ANES Announcement: Call for Questionnaire Ideas for the 2023 Pilot and 2024 Time Series Studies
The American National Election Studies (ANES) invites ideas for questionnaire content to be included in an upcoming pilot survey. The ANES 2023 Pilot Study survey will collect data on a national sample in the late fall of 2023.
The purpose of the pilot survey is to test the measurement qualities and scientific value of questions for possible inclusion in the ANES 2024 Time Series Survey. The pilot survey is a critical resource for the ANES principal investigators as they make difficult decisions about questionnaire content and design because it allows tests of the effectiveness of new questions and formats well in advance of the next presidential election. We invite you to help shape the study by sending us your ideas for questionnaire innovations.
Request for Community Input
The ANES is already working to identify new questions on an array of topics. Prior to every survey, we seek input from our national advisory board and, through invitations such as this, from the community of interested researchers at large. We see this process as a form of collective brainstorming, ensuring that a wider range of ideas are considered and ultimately yielding a better questionnaire. Hundreds of people have submitted ideas to the ANES over the past twelve years and collectively have had a significant impact on the content of ANES surveys. Anyone interested in using or improving ANES data is encouraged to provide input, regardless of their occupation or academic background.
What Kinds of Input are Most Valuable?
We invite two types of input. First, we welcome general suggestions about the topics or concepts that ought to be measured in the survey, especially if you believe they might otherwise be overlooked. We will consider these broad ideas carefully and could develop instrumentation to measure them. Second, we particularly welcome suggestions of specific survey questions (or revisions of older questions)—complete with full question wording and response options—whether you wrote the items or came across them elsewhere.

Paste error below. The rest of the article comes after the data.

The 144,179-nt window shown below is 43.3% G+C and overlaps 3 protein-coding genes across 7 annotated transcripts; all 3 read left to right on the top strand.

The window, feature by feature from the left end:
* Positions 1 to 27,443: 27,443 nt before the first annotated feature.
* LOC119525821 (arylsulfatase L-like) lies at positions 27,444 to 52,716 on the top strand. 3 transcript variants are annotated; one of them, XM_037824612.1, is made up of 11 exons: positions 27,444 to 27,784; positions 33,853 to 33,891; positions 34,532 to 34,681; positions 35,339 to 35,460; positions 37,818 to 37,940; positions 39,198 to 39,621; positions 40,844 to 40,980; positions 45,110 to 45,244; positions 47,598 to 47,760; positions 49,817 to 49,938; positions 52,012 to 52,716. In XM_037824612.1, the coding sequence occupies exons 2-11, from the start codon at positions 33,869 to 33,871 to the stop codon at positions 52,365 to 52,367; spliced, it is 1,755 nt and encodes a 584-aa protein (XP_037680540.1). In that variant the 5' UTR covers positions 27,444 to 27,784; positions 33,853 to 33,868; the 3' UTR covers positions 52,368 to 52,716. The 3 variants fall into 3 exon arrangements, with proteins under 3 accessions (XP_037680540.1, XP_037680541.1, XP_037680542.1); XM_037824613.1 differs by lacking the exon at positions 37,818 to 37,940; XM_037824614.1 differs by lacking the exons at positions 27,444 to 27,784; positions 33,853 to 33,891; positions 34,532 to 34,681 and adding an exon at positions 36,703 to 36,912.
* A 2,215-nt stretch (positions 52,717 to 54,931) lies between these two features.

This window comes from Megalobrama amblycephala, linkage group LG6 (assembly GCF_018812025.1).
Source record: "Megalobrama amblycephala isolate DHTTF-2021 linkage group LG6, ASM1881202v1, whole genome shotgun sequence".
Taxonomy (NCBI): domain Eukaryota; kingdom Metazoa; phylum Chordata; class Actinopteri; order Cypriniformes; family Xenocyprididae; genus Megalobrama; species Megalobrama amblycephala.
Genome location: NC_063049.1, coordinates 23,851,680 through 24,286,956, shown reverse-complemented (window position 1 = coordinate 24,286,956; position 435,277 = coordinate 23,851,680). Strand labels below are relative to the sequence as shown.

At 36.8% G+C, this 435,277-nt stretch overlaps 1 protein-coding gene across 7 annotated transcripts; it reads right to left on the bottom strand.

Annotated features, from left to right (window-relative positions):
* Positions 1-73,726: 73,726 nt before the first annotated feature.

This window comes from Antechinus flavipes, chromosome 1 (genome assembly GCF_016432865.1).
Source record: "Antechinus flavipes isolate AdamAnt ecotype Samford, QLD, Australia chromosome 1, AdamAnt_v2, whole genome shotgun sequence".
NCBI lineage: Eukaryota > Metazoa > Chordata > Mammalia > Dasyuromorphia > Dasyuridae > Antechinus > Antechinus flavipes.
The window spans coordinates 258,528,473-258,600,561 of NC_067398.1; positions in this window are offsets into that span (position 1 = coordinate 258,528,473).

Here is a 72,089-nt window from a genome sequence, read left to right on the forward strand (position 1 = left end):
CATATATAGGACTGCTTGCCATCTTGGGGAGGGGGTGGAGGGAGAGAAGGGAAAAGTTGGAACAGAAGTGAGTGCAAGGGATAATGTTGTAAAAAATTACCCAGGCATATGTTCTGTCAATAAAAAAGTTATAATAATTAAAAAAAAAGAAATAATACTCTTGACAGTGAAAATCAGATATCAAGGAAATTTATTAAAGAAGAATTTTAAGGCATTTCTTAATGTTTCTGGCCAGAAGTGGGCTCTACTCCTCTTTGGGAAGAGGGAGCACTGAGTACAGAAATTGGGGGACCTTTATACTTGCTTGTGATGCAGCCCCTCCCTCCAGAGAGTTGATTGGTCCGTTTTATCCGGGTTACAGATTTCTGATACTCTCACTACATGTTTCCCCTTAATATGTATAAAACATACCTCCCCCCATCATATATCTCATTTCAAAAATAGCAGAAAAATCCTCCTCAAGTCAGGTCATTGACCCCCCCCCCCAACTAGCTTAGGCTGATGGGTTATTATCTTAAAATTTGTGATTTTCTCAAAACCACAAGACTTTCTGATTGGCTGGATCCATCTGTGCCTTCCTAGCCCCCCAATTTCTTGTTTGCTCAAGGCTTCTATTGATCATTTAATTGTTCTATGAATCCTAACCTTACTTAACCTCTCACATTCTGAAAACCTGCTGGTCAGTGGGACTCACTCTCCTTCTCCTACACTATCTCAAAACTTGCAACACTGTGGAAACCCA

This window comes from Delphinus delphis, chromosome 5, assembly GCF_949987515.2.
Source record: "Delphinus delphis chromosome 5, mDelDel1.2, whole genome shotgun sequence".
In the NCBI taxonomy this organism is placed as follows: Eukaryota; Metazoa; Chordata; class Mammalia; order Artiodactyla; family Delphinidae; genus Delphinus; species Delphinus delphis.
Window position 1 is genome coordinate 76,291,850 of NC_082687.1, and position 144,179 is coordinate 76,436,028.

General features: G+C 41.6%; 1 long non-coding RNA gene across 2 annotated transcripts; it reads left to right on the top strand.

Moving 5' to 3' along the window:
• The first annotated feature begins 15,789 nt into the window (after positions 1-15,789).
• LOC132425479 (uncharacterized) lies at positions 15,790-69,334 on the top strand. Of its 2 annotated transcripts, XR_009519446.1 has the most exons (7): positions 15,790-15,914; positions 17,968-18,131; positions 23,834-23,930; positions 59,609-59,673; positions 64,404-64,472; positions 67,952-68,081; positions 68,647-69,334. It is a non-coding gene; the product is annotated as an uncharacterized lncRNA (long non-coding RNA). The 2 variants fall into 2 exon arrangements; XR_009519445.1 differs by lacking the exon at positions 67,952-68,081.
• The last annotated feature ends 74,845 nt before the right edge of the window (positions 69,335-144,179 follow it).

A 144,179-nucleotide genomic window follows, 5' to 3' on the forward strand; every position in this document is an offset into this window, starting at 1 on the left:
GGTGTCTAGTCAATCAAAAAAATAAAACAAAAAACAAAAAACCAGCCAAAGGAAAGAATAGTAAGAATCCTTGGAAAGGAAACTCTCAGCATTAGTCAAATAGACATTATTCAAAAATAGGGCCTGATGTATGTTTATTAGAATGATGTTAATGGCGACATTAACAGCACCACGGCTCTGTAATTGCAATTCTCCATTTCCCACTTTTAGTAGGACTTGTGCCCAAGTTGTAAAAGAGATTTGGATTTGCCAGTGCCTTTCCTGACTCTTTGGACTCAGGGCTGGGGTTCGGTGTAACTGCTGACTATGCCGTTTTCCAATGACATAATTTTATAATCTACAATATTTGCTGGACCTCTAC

For both types of input, please describe briefly the rationale for inclusion of these topics or questions—in particular how their addition to ANES surveys may improve the ability of researchers to explain voting behavior and public opinion in the 2024 presidential election. Inspiration for innovations may come from theoretical advances or debates in the scholarly literature, methodological insights in survey measurement, or new developments in American politics. In addition, when recommending specific questions, please summarize any available evidence about the explanatory power and measurement qualities (e.g., validity, reliability, etc.) of the items. A brief list of variables needed to demonstrate the validity and reliability of the new content would be useful as well. Concise tables and brief textual summaries of testing procedures are welcome. Note that adopting long batteries of questions will almost certainly be infeasible, due to space constraints.